Friday, May 29, 2015

Review: All the Rage by Courtney Summers

Title: All the Rage
Author: Courtney Summers
Format: egalley
Pub. Date: April 14th 2015
Source: St. Martin's Griffin

Book Description via Goodreads:

The sheriff’s son, Kellan Turner, is not the golden boy everyone thinks he is, and Romy Grey knows that for a fact. Because no one wants to believe a girl from the wrong side of town, the truth about him has cost her everything—friends, family, and her community. Branded a liar and bullied relentlessly by a group of kids she used to hang out with, Romy’s only refuge is the diner where she works outside of town. No one knows her name or her past there; she can finally be anonymous. But when a girl with ties to both Romy and Kellan goes missing after a party, and news of him assaulting another girl in a town close by gets out, Romy must decide whether she wants to fight or carry the burden of knowing more girls could get hurt if she doesn’t speak up. Nobody believed her the first time—and they certainly won’t now — but the cost of her silence might be more than she can bear. 

With a shocking conclusion and writing that will absolutely knock you out, All the Rage examines the shame and silence inflicted upon young women after an act of sexual violence, forcing us to ask ourselves: In a culture that refuses to protect its young girls, how can they survive?



I waited a long while to write this review. All the Rage is a very intense book to read, and I needed some time (a few weeks, actually) to decompress everything long enough to write a coherent opinion on it.

First, I'd like to say that this book's message is so damn important. I think it's crazy that every day when I get on Facebook, there's a new trending story of some teen rape/bullying/sexting case. It's horrifying. Books with themes as deep as the ones found in this book are often close to my heart, because I have experienced them first hand. These are books that need writing, because it is still happening across the country and the world. It's worth reading. End of.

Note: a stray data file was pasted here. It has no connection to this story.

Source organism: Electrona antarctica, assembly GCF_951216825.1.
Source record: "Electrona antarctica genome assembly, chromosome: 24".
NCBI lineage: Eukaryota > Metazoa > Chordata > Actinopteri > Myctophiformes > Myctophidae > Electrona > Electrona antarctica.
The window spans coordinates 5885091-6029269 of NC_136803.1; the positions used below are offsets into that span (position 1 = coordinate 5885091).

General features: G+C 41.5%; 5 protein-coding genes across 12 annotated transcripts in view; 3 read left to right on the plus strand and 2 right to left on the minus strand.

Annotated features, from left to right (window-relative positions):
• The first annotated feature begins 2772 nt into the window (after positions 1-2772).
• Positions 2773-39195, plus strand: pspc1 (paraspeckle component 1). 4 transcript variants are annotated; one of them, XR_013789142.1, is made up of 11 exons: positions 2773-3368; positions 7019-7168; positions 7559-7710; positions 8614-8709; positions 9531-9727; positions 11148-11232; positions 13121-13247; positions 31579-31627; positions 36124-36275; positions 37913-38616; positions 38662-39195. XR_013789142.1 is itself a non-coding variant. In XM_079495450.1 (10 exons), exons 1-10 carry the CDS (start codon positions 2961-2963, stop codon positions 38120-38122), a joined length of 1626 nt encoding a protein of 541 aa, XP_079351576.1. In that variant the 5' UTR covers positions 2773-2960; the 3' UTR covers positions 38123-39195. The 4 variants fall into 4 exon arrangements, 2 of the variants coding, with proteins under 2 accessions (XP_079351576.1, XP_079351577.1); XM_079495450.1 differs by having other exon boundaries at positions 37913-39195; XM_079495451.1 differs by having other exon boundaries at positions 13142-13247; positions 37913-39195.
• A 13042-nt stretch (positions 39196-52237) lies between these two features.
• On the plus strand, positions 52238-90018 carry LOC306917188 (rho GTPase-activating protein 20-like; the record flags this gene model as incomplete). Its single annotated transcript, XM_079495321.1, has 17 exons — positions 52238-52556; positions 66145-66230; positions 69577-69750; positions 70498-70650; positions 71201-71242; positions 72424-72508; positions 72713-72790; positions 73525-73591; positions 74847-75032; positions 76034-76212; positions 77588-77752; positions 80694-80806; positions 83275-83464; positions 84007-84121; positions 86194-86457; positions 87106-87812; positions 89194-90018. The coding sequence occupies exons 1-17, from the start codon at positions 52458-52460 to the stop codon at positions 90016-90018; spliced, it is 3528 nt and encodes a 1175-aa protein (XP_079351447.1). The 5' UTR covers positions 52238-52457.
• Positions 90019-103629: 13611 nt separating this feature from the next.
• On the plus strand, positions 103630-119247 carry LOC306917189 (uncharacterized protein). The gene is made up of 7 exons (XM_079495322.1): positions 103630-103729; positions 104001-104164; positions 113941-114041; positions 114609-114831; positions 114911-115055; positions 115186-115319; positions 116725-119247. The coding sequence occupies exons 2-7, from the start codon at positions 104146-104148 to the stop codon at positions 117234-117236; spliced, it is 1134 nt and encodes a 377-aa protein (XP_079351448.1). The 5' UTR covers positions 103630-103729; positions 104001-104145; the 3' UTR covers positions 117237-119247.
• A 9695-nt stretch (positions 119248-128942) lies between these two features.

The writing itself is beautiful. Though I can name other books Summers has written, and I've come across her name often on the internet, this is the first time I've ever read anything written by her. She has a great ability to describe human emotion in ways that I'm not sure that I could give a voice. It's beautiful and haunting at the same, almost hollow. It was an almost soothing sense of dread and darkness, which was an odd sensation but a lovely one as a reader (that might make no sense to some of you- sorry about that).

That said, the timing in this book left me puzzled. I wasn't always entirely sure where in the timeline I was, and that made it a bit hard to focus on what was happening. I had all of the puzzle pieces, but struggled at times to put them together into a bigger picture.

The characters left me divided. I felt for Romy, truly, and I wanted her to get all the things that she needed and wanted to calm her mind and restore her life. Because she was so turbulent of a character, my own feelings for her matched. Sometimes she left me confused, and sometimes I really couldn't connect to her. Other times I felt like she was sharing thoughts I've had personally, verbatim. The adults, don't get me started. They're accurate enough- the not listening, the lying, the small town politics. That is where I felt all the rage. I wanted to punch some of them (not unlike the adults in other books on similar topics I've read lately). The romance aspect didn't really add anything to me, but I'm sure there are others who will disagree with me.

In short, this book left me torn. And honestly, I think it was meant to. It's a book that's hard to swallow and slow to read, because some pretty bad themes and actions are within its pages. It is a book that demands more thought and reflection after it's been read. As I mentioned before, I think it's definitely a book that is worth reading, even though I didn't always follow or connect to it in the best way. Be warned, rape and bullying are main themes in this book, so tread with caution if you are sensitive to them. If you benefited from reading books such as Some Boys or The S-Word, you might want to give this one a go.

I received a copy in exchange for my honest review.


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